Client Data Rate on 2.4GHz 802.11g/n

Answered Question
Jul 23rd, 2008

A wireless network consists of the following:

1. AIR-WLC4402-12-K9

2. AIR-LAP1252G-A-K9

Scenario 1

If client 1 is connected to the access point via 802.11g and client 2 is connected to the same access point via 802.11n, will client 2 see a degradation in throughput and bandwidth?

Scenario 2

If client 1 is connected to the access point via 802.11b, client 2 is connected to the access point via 802.11g and client 3 is connected to the access point via 802.11n, will client 3 see a degradation in throughput and bandwidth?

Correct Answer by Rob Huffman about 8 years 7 months ago

Hi Nolan,

Just to add a clip to the great info from Eric (+5 points for this buddy! Loved the party analogy ;-)

Backward Compatibility with Existing Platforms

Like today's 802.11g platforms, 802.11n networks will be backward compatible with clients built under previous 802.11a/b/g wireless standards. 802.11n wireless access points will interoperate easily in mixed environments. They can be configured to concurrently support both conventional 802.11a/b/g transmissions over 20-MHz channels and higher-bandwidth 802.11n transmission over 40-MHz channels. However, the introduction of 802.11a/b/g clients into an 802.11n network will impact overall throughput rates for the network, and decrease aggregate throughput of the access points. This impact differs depending on which type of wireless client is introduced.

An 802.11n network can incorporate 802.11a/g clients with minimal performance loss. However, as with today's 802.11g networks, operating in a mixed environment that includes 802.11b clients can substantially affect throughput. (The throughput of today's 802.11g networks may drop from 25 Mbps to as low as 7 Mbps when 802.11b clients enter the environment, and 802.11n networks will suffer a comparable performance decrease.) However, organizations deploying 802.11n have the option of configuring the network to exclude 802.11b clients on some channels or on all channels to ensure that throughput remains high.

Organizations that can benefit from 802.11n but still rely on 802.11b/g devices (and plan to continue using those devices for the foreseeable future) can plan to deploy 802.11n in mixed mode in both the 2.4-GHz frequency and 5-GHz frequency. Organizations will experience the greatest performance improvements in the 5-GHz frequency given the relatively fewer number of existing 802.11a clients, the greater availability of spectrum, and the fact that the 5-GHz frequency has less interference than the 2.4GHz frequency.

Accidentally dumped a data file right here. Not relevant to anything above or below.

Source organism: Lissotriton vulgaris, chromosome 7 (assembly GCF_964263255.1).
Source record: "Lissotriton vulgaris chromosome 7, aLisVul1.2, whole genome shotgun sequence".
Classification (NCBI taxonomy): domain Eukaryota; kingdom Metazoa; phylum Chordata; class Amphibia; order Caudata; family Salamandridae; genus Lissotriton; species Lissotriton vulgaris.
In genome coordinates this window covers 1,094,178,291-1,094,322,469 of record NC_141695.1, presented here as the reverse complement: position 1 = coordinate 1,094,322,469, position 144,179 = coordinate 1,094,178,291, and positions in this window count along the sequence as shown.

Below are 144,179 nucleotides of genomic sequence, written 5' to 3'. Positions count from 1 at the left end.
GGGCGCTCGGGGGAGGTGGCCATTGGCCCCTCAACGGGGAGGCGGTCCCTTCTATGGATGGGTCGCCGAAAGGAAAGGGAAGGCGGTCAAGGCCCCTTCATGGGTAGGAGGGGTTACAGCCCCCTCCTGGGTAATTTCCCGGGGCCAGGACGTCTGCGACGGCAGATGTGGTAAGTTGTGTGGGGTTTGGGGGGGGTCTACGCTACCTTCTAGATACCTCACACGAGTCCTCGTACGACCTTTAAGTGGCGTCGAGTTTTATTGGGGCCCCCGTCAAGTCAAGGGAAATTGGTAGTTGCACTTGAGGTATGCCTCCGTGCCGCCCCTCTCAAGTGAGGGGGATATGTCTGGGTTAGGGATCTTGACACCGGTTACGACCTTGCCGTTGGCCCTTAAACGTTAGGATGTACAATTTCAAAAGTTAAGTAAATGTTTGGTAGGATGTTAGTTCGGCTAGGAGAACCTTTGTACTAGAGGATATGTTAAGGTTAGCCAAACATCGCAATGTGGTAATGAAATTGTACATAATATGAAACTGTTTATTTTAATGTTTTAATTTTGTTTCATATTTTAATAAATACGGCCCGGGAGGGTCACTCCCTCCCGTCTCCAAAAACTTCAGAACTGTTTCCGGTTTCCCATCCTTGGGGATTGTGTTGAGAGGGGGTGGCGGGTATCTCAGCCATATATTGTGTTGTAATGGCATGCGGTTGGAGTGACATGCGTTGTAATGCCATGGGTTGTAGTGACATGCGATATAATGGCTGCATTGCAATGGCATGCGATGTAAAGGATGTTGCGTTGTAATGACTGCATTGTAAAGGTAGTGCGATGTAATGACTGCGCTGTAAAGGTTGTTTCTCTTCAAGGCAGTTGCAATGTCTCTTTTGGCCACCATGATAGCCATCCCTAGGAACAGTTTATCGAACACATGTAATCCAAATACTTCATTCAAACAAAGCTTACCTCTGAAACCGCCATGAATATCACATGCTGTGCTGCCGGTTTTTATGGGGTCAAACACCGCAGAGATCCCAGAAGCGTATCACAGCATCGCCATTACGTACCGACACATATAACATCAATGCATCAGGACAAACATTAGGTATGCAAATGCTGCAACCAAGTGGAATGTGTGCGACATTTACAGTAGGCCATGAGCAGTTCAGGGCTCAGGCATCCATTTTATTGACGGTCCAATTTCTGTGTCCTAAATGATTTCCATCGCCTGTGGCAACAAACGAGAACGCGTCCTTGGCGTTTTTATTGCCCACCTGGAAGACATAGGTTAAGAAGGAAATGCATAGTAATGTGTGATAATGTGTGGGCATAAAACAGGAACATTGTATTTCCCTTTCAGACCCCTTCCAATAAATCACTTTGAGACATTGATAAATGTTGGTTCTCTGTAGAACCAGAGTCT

From this excellent Overview doc;

http://www.cisco.com/en/US/prod/collateral/wireless/ps5678/ps6973/ps8382/prod_brochure0900aecd806b8a92.html

Hope this helps!

Rob

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ericgarnel Thu, 07/24/2008 - 05:45

By default, n is disabled on the Lwapp controllers in the 2.4 GHz band and per Cisco, is highly discouraged due to co-channel interference possibilities.

Client 1 will see degradation due to client 2.

Never invite a B client to a G party!

from http://en.wikipedia.org/wiki/802.11g:

The modulation scheme used in 802.11g is orthogonal frequency-division multiplexing (OFDM) copied from 802.11a with data rates of 6, 9, 12, 18, 24, 36, 48, and 54 Mbit/s, and reverts to CCK (like the 802.11b standard) for 5.5 and 11 Mbit/s and DBPSK/DQPSK+DSSS for 1 and 2 Mbit/s.

You can enable it with some effort though...

Correct Answer
Rob Huffman Thu, 07/24/2008 - 05:52

Hi Nolan,

Just to add a clip to the great info from Eric (+5 points for this buddy! Loved the party analogy ;-)

Backward Compatibility with Existing Platforms

Like today's 802.11g platforms, 802.11n networks will be backward compatible with clients built under previous 802.11a/b/g wireless standards. 802.11n wireless access points will interoperate easily in mixed environments. They can be configured to concurrently support both conventional 802.11a/b/g transmissions over 20-MHz channels and higher-bandwidth 802.11n transmission over 40-MHz channels. However, the introduction of 802.11a/b/g clients into an 802.11n network will impact overall throughput rates for the network, and decrease aggregate throughput of the access points. This impact differs depending on which type of wireless client is introduced.

An 802.11n network can incorporate 802.11a/g clients with minimal performance loss. However, as with today's 802.11g networks, operating in a mixed environment that includes 802.11b clients can substantially affect throughput. (The throughput of today's 802.11g networks may drop from 25 Mbps to as low as 7 Mbps when 802.11b clients enter the environment, and 802.11n networks will suffer a comparable performance decrease.) However, organizations deploying 802.11n have the option of configuring the network to exclude 802.11b clients on some channels or on all channels to ensure that throughput remains high.

Organizations that can benefit from 802.11n but still rely on 802.11b/g devices (and plan to continue using those devices for the foreseeable future) can plan to deploy 802.11n in mixed mode in both the 2.4-GHz frequency and 5-GHz frequency. Organizations will experience the greatest performance improvements in the 5-GHz frequency given the relatively fewer number of existing 802.11a clients, the greater availability of spectrum, and the fact that the 5-GHz frequency has less interference than the 2.4GHz frequency.

From this excellent Overview doc;

http://www.cisco.com/en/US/prod/collateral/wireless/ps5678/ps6973/ps8382/prod_brochure0900aecd806b8a92.html

Hope this helps!

Rob

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